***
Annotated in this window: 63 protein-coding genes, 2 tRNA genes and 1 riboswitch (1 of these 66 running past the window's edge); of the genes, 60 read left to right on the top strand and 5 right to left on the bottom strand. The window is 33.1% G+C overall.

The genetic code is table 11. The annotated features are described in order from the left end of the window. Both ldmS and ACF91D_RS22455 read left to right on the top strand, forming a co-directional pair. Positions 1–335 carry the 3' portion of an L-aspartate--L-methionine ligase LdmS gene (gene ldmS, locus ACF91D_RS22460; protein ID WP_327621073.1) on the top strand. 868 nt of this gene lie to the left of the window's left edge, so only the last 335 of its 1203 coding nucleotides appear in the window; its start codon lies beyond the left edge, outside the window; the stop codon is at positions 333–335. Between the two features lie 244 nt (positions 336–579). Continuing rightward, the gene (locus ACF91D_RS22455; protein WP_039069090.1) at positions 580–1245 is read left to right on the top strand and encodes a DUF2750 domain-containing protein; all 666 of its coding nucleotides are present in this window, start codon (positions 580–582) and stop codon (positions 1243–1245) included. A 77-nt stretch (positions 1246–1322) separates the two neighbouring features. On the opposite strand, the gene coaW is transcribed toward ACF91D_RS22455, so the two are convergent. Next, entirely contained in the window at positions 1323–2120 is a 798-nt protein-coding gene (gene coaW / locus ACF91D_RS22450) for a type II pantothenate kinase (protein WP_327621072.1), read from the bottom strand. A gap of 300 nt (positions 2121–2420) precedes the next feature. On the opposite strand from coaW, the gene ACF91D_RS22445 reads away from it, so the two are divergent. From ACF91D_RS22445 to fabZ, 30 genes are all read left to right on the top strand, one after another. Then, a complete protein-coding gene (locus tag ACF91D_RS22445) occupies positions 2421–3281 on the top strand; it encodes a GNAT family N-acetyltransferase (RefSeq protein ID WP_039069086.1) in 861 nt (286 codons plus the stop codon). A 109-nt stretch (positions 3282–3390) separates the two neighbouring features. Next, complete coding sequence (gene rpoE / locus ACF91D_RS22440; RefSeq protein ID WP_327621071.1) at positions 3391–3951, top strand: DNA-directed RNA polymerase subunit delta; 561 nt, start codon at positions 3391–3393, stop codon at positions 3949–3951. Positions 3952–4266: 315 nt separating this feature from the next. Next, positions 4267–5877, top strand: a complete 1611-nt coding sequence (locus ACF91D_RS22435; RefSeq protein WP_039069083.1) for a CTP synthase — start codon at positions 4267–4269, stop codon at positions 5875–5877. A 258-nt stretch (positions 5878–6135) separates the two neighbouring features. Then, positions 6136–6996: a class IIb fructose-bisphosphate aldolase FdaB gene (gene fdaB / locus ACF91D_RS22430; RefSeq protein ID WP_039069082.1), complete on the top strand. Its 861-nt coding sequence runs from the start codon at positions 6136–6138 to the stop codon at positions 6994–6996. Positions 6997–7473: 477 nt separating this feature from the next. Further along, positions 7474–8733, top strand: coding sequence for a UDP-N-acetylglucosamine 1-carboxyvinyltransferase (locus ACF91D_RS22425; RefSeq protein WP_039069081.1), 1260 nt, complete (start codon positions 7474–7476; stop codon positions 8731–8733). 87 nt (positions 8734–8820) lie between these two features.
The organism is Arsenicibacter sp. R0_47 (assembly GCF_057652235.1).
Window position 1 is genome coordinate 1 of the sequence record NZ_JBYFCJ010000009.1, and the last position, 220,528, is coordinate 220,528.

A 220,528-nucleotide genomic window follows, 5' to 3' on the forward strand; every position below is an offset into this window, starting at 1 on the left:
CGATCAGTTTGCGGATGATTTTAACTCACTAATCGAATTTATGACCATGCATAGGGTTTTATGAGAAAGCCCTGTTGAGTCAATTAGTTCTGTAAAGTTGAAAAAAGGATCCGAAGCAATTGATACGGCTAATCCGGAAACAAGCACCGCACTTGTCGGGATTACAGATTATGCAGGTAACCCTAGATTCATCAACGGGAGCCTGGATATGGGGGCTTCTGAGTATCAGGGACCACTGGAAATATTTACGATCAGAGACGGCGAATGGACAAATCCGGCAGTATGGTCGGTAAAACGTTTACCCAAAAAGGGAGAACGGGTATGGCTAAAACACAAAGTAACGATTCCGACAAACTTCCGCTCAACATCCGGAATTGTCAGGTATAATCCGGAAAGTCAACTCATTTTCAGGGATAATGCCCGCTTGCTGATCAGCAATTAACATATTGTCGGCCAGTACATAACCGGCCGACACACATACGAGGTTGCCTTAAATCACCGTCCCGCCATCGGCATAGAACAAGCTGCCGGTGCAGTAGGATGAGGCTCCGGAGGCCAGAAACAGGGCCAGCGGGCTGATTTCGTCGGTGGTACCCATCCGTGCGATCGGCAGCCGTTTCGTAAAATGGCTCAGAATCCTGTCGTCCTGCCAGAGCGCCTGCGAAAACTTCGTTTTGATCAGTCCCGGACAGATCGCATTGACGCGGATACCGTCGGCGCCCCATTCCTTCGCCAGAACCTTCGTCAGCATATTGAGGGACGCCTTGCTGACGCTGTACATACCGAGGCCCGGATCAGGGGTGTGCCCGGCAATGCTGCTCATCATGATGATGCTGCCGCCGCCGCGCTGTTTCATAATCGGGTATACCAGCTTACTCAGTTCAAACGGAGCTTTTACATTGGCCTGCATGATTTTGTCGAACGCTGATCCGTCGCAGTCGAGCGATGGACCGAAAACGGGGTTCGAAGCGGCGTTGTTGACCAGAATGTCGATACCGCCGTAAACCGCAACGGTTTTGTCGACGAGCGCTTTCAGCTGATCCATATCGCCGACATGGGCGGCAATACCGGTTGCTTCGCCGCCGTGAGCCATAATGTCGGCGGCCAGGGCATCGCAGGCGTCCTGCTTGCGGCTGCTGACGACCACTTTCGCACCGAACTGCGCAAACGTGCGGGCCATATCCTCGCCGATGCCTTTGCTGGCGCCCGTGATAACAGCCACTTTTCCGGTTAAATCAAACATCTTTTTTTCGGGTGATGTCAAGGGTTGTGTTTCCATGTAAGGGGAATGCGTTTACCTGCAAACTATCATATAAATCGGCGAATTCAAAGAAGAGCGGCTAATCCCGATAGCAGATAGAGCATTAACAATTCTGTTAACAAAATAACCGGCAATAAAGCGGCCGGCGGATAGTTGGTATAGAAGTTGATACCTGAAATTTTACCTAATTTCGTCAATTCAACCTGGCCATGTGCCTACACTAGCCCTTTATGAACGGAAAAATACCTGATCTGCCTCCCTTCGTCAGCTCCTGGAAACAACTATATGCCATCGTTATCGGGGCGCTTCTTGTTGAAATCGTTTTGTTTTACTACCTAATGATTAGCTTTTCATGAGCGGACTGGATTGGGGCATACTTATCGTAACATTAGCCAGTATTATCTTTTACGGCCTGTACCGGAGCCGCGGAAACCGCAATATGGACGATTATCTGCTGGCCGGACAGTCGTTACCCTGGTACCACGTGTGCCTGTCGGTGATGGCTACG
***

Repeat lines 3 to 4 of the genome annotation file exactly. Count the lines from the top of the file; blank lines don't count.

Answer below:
The organism is Arsenicibacter sp. R0_47 (assembly GCF_057652235.1).
Window position 1 is genome coordinate 1 of the sequence record NZ_JBYFCJ010000009.1, and the last position, 220,528, is coordinate 220,528.